2. Rhyme – I don’t care if someone thinks it sounds silly, but spells/chants that rhyme are easier to remember, and the rhythm makes it easier to keep a group focused on the same thought at the same time.  There’s something about rhyming repetitive chants that alters our state of consciousness in a way to make magic easier to work in a group setting.
  3. Shadow work – my personal definition of shadow work is to focus on the things about ourselves, our histories, and our lives that we don’t like, are afraid of, or hate – and just deal with it.  Face it, understand it, accept it.. otherwise it has power over you and can unbalance you.  I’m not a trained psychologist, but honestly I don’t think you need to be.  If you have some big huge issue that you can’t deal with via the symbolism of ritual then you DO need professional help, but for lots of things we CAN deal with them and make living our lives better.
Some things I’m thinking about:
  1. Wand, staff, athame, sword – is all that really necessary?  A lot of the symbolism in current-day Wicca has its roots in ceremonial magical practice, but does someone really need to plunk down over $100 on a knife for ritual use to wave around in the air?  We (in the community) say that the only really essential tool is the mind, that you can cast circle with your finger, so why not make the tools optional?  Or hand someone a straight stick to use as their “training wheels” tool until they decide to initiate?   I don’t know about most of you, but more than half of my tools wind up sitting around unused, and have for the past 10 years.   When blessing wine and cakes, if the chalice is supposed to represent the goddess then I do NOT like the idea of putting a knife in it, you know?  A nice waterproof wand would be preferable, it’s much less violent a symbol.  Let’s be real – knives cut things no matter what you tell yourself.
  2. Degrees – I’m a firm believer in the power of the initiatory process, for reasons I won’t go into here.  But are 3 degrees necessary?  Second degree seems to be the “weak” one of the bunch, it’s just sort of a midpoint.  Does it still have value, or is it just a milestone saying “keep going, you’re doing good”?  Does that alone give it enough value to keep it?  I’m still not sure how I feel about that one.   Heck, my teacher gave me a 4th degree without ever telling me anything about it other than the title that went with it, so I have no idea where it came from or what it’s supposed to be about.  I kind of ignore it for that reason.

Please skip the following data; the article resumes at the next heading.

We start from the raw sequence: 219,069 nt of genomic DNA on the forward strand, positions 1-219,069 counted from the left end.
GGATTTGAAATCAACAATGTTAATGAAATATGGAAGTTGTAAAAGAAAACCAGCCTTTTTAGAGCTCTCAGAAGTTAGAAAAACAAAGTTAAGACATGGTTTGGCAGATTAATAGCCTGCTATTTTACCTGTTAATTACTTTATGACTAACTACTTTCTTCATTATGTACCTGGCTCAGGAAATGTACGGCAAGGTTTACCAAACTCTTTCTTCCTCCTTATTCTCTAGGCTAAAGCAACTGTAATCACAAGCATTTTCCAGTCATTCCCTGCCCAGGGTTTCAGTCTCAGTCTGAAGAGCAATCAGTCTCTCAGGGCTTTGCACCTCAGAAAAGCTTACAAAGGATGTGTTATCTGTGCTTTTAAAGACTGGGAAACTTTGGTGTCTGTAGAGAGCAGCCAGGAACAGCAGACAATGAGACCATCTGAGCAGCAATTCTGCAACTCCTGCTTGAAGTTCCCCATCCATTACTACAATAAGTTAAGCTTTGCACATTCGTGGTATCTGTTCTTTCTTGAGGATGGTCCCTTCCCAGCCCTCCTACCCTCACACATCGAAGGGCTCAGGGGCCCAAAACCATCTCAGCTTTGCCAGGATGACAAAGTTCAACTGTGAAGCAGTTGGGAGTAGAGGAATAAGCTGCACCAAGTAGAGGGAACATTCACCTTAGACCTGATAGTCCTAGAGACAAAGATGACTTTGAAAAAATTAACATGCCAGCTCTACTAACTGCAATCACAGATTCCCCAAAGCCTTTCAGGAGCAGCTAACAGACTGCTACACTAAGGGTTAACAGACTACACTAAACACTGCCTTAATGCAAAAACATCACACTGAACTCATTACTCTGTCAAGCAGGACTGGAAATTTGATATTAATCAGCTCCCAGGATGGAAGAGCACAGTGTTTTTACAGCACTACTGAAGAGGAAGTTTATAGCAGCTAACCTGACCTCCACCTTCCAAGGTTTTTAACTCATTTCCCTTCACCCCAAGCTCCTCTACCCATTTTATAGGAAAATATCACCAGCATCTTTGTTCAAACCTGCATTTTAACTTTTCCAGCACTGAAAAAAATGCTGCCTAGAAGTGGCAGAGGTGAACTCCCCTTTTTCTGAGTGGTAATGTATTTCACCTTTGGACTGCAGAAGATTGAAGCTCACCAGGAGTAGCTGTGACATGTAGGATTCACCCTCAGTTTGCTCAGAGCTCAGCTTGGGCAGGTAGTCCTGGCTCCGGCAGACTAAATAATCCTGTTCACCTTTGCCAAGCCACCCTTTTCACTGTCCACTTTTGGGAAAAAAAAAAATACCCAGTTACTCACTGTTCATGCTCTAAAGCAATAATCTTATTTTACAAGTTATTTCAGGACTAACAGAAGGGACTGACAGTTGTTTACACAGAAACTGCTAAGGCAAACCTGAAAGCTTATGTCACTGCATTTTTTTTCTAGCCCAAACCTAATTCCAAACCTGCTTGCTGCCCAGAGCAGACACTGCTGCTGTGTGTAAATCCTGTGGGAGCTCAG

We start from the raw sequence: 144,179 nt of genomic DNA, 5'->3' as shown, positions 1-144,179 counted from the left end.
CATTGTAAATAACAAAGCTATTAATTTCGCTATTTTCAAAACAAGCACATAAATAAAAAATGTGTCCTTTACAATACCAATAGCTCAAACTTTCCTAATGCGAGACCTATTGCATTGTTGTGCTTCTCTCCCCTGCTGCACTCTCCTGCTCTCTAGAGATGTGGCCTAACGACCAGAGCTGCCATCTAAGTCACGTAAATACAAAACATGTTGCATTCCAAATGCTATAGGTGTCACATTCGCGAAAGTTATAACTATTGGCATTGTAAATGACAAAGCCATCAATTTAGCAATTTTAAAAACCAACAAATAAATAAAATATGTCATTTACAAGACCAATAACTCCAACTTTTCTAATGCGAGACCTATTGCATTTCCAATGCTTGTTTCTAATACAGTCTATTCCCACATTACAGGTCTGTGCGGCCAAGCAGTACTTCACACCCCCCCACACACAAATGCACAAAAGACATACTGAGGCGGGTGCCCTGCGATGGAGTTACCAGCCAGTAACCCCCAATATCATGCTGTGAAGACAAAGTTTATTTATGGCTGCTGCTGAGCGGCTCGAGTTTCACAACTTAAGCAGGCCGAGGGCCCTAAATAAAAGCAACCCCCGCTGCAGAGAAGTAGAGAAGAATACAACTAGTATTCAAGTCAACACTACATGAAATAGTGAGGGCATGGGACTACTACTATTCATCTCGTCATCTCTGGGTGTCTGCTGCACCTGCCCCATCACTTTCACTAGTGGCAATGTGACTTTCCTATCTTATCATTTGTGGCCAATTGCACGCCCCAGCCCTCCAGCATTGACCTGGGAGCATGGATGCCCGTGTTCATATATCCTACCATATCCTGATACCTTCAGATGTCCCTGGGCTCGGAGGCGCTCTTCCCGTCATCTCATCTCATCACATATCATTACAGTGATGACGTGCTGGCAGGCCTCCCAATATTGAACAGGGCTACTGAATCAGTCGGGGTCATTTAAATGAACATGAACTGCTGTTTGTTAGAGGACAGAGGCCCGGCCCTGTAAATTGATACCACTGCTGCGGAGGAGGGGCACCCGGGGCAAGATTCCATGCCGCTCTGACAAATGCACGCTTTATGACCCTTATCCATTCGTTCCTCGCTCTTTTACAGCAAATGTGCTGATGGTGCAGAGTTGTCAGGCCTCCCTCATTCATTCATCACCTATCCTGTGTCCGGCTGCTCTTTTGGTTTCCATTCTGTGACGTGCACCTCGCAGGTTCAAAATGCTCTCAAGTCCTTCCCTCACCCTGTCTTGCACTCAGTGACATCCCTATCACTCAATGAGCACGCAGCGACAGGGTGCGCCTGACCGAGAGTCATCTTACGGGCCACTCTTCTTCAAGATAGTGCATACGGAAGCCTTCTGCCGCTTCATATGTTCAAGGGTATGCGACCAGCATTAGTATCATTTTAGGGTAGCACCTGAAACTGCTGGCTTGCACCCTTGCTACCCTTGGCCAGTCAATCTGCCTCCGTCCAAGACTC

There’s probably more stuff to include in this post I haven’t thought of, or am temporarily forgetting, but you get the general idea.  The old ways really do need re-examining, and we shouldn’t do things we’re personally uncomfortable doing.  I’m not saying that *everyone* needs to agree with me, or that there’s anything wrong with people keeping things I’m personally getting rid of, but I think we can all agree that we should all be thinking about our path instead of blindly and unthinkingly following rules someone set down over 60 years ago.

Brightest of Blessings and Dark Chocolate to All,


  1. I'll raise a glass to that, Alan! You're talking about the difference between a living tradition and a dead one: all living things grow, change and evolve. If our beliefs and practices don't grow as we do, then they will end up strangling our creativity and cutting off our direct link to the Divine (however we perceive it). Ultimately, the enshrined unchanging tradition turns into a religion, and we all know how that turns out...

  2. I'm a firm believer in if it isn't broke, don't fix it! I'm very eclectic in my beliefs and practices. I don't care what anyone else says I should do. I care about what works for me. If people need all that stuff great. I don't though. ;)

  3. Hear hear! I agree wholeheartedly with each point. I haven't been using an athame for ages, except when it's expected of me. I've been talking for some time now about being a Traditionless Witch, meaning pretty much as DeAnna pointed out, that the Craft is not stagnant, but living, free-flowing and growing as it must. If we get bogged down by "tradition" then we will lose the magic. Magic demands that we move forward, expand, experiment, and redefine it and ourselves constantly. We are spiritual beings honoring the Earth and the Goddess and God, and She Changes Everything She Touches. So should we.

    1. (This grabbed my unused account, but this is Kimberley - Hi Alan! :) )